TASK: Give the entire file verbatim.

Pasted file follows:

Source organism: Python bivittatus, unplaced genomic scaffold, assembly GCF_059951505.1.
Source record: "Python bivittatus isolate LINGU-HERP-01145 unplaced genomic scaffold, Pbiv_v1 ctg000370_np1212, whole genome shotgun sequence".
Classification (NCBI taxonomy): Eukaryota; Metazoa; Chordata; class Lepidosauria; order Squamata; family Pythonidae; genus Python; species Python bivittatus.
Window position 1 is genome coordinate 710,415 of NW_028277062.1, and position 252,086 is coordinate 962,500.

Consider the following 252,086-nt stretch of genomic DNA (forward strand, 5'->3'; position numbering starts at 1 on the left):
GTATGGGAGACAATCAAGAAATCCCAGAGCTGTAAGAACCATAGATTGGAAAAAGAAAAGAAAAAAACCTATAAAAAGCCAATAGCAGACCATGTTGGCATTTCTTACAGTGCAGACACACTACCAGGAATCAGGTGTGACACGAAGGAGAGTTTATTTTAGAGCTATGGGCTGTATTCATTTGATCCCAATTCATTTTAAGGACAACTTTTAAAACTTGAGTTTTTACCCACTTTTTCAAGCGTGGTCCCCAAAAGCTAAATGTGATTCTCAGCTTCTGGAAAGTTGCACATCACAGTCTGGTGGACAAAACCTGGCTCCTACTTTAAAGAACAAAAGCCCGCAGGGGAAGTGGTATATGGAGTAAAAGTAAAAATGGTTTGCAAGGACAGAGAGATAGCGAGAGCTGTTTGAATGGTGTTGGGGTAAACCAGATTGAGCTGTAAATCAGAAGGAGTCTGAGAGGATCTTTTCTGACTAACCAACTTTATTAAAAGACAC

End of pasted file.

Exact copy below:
Source organism: Python bivittatus, unplaced genomic scaffold, assembly GCF_059951505.1.
Source record: "Python bivittatus isolate LINGU-HERP-01145 unplaced genomic scaffold, Pbiv_v1 ctg000370_np1212, whole genome shotgun sequence".
Classification (NCBI taxonomy): Eukaryota; Metazoa; Chordata; class Lepidosauria; order Squamata; family Pythonidae; genus Python; species Python bivittatus.
Window position 1 is genome coordinate 710,415 of NW_028277062.1, and position 252,086 is coordinate 962,500.

Consider the following 252,086-nt stretch of genomic DNA (forward strand, 5'->3'; position numbering starts at 1 on the left):
GTATGGGAGACAATCAAGAAATCCCAGAGCTGTAAGAACCATAGATTGGAAAAAGAAAAGAAAAAAACCTATAAAAAGCCAATAGCAGACCATGTTGGCATTTCTTACAGTGCAGACACACTACCAGGAATCAGGTGTGACACGAAGGAGAGTTTATTTTAGAGCTATGGGCTGTATTCATTTGATCCCAATTCATTTTAAGGACAACTTTTAAAACTTGAGTTTTTACCCACTTTTTCAAGCGTGGTCCCCAAAAGCTAAATGTGATTCTCAGCTTCTGGAAAGTTGCACATCACAGTCTGGTGGACAAAACCTGGCTCCTACTTTAAAGAACAAAAGCCCGCAGGGGAAGTGGTATATGGAGTAAAAGTAAAAATGGTTTGCAAGGACAGAGAGATAGCGAGAGCTGTTTGAATGGTGTTGGGGTAAACCAGATTGAGCTGTAAATCAGAAGGAGTCTGAGAGGATCTTTTCTGACTAACCAACTTTATTAAAAGACAC